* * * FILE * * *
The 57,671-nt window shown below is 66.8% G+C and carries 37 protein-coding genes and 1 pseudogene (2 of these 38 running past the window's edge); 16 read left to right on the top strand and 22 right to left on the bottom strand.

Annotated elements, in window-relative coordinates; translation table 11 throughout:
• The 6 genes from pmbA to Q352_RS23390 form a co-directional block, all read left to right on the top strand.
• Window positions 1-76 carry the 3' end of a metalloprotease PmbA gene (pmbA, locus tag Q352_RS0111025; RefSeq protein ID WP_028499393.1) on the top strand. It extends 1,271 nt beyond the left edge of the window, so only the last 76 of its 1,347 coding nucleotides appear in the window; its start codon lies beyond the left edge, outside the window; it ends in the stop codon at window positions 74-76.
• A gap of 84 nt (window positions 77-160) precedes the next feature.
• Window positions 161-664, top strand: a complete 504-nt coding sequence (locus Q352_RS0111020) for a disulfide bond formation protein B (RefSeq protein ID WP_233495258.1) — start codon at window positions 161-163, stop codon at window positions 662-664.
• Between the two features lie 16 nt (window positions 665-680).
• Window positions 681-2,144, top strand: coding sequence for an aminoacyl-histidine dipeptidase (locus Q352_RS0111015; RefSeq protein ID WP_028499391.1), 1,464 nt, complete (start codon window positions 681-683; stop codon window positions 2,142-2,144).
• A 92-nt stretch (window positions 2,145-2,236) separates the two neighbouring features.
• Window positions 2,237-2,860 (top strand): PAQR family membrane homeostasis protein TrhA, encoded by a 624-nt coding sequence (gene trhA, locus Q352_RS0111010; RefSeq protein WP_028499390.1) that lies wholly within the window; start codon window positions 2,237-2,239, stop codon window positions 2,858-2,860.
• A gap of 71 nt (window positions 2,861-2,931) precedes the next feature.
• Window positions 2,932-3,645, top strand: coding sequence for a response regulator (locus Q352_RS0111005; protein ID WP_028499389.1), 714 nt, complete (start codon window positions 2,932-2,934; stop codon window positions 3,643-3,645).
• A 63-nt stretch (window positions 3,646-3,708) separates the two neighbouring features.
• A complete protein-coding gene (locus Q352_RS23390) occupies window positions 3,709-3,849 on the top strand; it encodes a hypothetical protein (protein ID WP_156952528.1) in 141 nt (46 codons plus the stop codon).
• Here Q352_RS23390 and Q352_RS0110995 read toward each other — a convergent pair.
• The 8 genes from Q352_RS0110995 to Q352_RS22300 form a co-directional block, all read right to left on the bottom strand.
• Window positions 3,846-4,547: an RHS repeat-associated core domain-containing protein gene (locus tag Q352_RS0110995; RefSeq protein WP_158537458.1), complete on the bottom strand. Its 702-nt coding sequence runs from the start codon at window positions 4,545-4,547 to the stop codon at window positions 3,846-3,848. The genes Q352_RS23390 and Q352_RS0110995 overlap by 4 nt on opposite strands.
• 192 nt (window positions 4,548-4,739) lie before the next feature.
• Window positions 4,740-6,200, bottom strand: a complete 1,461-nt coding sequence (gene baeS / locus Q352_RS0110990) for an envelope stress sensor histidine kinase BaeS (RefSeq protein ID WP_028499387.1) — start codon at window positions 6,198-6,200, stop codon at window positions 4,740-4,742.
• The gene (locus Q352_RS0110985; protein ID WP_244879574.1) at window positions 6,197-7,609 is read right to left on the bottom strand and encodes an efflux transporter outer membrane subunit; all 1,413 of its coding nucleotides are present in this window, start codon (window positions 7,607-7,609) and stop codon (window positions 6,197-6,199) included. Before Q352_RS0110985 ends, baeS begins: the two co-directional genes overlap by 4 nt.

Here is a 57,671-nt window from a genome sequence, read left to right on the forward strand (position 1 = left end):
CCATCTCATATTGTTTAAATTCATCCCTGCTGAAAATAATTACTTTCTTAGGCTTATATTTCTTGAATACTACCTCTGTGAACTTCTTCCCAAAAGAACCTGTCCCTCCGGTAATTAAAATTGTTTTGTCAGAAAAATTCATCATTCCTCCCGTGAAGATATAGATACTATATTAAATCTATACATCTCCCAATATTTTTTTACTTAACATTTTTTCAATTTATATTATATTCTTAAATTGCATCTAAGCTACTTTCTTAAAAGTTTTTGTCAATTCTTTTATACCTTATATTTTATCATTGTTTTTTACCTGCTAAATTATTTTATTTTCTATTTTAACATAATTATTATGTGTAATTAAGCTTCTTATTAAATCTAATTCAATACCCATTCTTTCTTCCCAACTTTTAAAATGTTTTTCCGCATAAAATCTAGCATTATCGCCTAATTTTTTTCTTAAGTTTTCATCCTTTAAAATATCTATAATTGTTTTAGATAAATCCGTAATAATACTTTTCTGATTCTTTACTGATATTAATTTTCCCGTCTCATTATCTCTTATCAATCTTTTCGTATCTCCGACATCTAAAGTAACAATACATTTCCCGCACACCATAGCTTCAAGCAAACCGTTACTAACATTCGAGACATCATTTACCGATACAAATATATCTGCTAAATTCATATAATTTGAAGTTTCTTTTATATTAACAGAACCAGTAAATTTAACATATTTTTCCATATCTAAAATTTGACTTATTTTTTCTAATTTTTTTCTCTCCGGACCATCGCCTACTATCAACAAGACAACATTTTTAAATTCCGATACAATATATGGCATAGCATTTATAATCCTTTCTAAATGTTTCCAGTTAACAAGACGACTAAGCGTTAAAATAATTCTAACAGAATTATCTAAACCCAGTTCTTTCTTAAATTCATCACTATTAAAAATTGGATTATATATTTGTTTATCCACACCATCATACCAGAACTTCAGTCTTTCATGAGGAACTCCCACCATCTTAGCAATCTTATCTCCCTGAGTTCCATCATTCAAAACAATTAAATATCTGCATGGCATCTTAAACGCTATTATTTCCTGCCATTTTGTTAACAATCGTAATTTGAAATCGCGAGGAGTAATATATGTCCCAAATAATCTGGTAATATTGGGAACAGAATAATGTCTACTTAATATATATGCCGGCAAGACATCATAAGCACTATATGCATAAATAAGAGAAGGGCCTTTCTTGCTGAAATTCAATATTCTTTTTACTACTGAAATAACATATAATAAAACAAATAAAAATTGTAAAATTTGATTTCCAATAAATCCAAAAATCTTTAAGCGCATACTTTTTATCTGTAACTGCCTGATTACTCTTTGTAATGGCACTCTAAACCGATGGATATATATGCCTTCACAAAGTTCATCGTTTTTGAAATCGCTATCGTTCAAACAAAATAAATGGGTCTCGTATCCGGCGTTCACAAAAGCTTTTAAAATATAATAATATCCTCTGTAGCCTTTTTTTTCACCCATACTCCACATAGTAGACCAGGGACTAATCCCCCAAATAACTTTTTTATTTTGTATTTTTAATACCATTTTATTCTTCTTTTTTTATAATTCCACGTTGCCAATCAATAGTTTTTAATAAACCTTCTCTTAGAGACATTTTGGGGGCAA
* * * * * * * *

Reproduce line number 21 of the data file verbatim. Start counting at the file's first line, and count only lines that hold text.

Here is a 57,671-nt window from a genome sequence, read left to right on the forward strand (position 1 = left end):